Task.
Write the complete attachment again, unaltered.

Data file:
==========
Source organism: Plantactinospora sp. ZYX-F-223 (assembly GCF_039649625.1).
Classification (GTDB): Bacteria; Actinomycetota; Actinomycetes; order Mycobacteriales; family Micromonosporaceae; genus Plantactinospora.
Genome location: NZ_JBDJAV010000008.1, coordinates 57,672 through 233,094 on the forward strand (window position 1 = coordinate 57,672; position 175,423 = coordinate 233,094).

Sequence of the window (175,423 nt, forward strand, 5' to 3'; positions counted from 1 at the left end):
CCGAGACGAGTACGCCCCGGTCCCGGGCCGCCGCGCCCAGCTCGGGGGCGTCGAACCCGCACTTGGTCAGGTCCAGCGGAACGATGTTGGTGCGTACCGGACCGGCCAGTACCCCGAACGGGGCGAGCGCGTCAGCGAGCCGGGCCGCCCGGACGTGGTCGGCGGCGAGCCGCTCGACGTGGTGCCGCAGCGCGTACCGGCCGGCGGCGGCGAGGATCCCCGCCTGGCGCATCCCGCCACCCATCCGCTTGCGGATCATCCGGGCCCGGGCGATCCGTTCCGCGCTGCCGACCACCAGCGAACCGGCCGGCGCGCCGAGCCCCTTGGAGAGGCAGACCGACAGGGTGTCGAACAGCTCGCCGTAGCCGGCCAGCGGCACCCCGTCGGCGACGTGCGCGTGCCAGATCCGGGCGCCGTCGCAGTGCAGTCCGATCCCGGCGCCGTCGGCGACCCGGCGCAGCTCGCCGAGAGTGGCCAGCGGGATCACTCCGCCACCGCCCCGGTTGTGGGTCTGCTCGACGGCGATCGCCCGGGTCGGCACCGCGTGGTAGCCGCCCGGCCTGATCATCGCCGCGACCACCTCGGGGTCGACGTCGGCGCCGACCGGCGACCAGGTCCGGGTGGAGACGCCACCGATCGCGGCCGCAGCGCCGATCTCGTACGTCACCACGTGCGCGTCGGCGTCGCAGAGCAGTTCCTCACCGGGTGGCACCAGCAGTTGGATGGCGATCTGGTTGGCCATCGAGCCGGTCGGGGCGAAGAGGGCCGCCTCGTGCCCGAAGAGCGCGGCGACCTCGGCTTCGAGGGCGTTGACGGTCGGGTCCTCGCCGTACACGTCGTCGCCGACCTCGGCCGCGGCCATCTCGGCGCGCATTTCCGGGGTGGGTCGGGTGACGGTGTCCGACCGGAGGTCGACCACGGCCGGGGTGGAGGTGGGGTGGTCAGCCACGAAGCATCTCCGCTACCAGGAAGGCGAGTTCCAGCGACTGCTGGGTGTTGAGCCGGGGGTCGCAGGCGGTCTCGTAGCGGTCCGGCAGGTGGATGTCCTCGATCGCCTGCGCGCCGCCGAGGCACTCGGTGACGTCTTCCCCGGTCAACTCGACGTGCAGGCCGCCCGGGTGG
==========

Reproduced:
Source organism: Plantactinospora sp. ZYX-F-223 (assembly GCF_039649625.1).
Classification (GTDB): Bacteria; Actinomycetota; Actinomycetes; order Mycobacteriales; family Micromonosporaceae; genus Plantactinospora.
Genome location: NZ_JBDJAV010000008.1, coordinates 57,672 through 233,094 on the forward strand (window position 1 = coordinate 57,672; position 175,423 = coordinate 233,094).

Sequence of the window (175,423 nt, forward strand, 5' to 3'; positions counted from 1 at the left end):
CCGAGACGAGTACGCCCCGGTCCCGGGCCGCCGCGCCCAGCTCGGGGGCGTCGAACCCGCACTTGGTCAGGTCCAGCGGAACGATGTTGGTGCGTACCGGACCGGCCAGTACCCCGAACGGGGCGAGCGCGTCAGCGAGCCGGGCCGCCCGGACGTGGTCGGCGGCGAGCCGCTCGACGTGGTGCCGCAGCGCGTACCGGCCGGCGGCGGCGAGGATCCCCGCCTGGCGCATCCCGCCACCCATCCGCTTGCGGATCATCCGGGCCCGGGCGATCCGTTCCGCGCTGCCGACCACCAGCGAACCGGCCGGCGCGCCGAGCCCCTTGGAGAGGCAGACCGACAGGGTGTCGAACAGCTCGCCGTAGCCGGCCAGCGGCACCCCGTCGGCGACGTGCGCGTGCCAGATCCGGGCGCCGTCGCAGTGCAGTCCGATCCCGGCGCCGTCGGCGACCCGGCGCAGCTCGCCGAGAGTGGCCAGCGGGATCACTCCGCCACCGCCCCGGTTGTGGGTCTGCTCGACGGCGATCGCCCGGGTCGGCACCGCGTGGTAGCCGCCCGGCCTGATCATCGCCGCGACCACCTCGGGGTCGACGTCGGCGCCGACCGGCGACCAGGTCCGGGTGGAGACGCCACCGATCGCGGCCGCAGCGCCGATCTCGTACGTCACCACGTGCGCGTCGGCGTCGCAGAGCAGTTCCTCACCGGGTGGCACCAGCAGTTGGATGGCGATCTGGTTGGCCATCGAGCCGGTCGGGGCGAAGAGGGCCGCCTCGTGCCCGAAGAGCGCGGCGACCTCGGCTTCGAGGGCGTTGACGGTCGGGTCCTCGCCGTACACGTCGTCGCCGACCTCGGCCGCGGCCATCTCGGCGCGCATTTCCGGGGTGGGTCGGGTGACGGTGTCCGACCGGAGGTCGACCACGGCCGGGGTGGAGGTGGGGTGGTCAGCCACGAAGCATCTCCGCTACCAGGAAGGCGAGTTCCAGCGACTGCTGGGTGTTGAGCCGGGGGTCGCAGGCGGTCTCGTAGCGGTCCGGCAGGTGGATGTCCTCGATCGCCTGCGCGCCGCCGAGGCACTCGGTGACGTCTTCCCCGGTCAACTCGACGTGCAGGCCGCCCGGGTGG